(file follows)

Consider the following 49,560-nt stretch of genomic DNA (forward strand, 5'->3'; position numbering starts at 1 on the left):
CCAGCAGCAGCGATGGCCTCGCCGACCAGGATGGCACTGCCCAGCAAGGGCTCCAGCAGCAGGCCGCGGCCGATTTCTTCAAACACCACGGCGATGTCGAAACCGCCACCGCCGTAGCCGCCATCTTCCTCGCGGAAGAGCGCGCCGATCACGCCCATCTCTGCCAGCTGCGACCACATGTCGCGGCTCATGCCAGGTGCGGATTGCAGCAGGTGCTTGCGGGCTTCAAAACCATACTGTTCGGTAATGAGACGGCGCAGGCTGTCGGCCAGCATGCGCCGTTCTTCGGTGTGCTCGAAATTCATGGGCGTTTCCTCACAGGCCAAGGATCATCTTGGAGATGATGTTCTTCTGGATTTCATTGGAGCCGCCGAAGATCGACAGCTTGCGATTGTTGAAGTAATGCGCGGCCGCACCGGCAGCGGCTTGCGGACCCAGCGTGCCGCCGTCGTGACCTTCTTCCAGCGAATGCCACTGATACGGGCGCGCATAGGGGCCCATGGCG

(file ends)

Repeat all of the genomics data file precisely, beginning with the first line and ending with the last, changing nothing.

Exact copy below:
Consider the following 49,560-nt stretch of genomic DNA (forward strand, 5'->3'; position numbering starts at 1 on the left):
CCAGCAGCAGCGATGGCCTCGCCGACCAGGATGGCACTGCCCAGCAAGGGCTCCAGCAGCAGGCCGCGGCCGATTTCTTCAAACACCACGGCGATGTCGAAACCGCCACCGCCGTAGCCGCCATCTTCCTCGCGGAAGAGCGCGCCGATCACGCCCATCTCTGCCAGCTGCGACCACATGTCGCGGCTCATGCCAGGTGCGGATTGCAGCAGGTGCTTGCGGGCTTCAAAACCATACTGTTCGGTAATGAGACGGCGCAGGCTGTCGGCCAGCATGCGCCGTTCTTCGGTGTGCTCGAAATTCATGGGCGTTTCCTCACAGGCCAAGGATCATCTTGGAGATGATGTTCTTCTGGATTTCATTGGAGCCGCCGAAGATCGACAGCTTGCGATTGTTGAAGTAATGCGCGGCCGCACCGGCAGCGGCTTGCGGACCCAGCGTGCCGCCGTCGTGACCTTCTTCCAGCGAATGCCACTGATACGGGCGCGCATAGGGGCCCATGGCG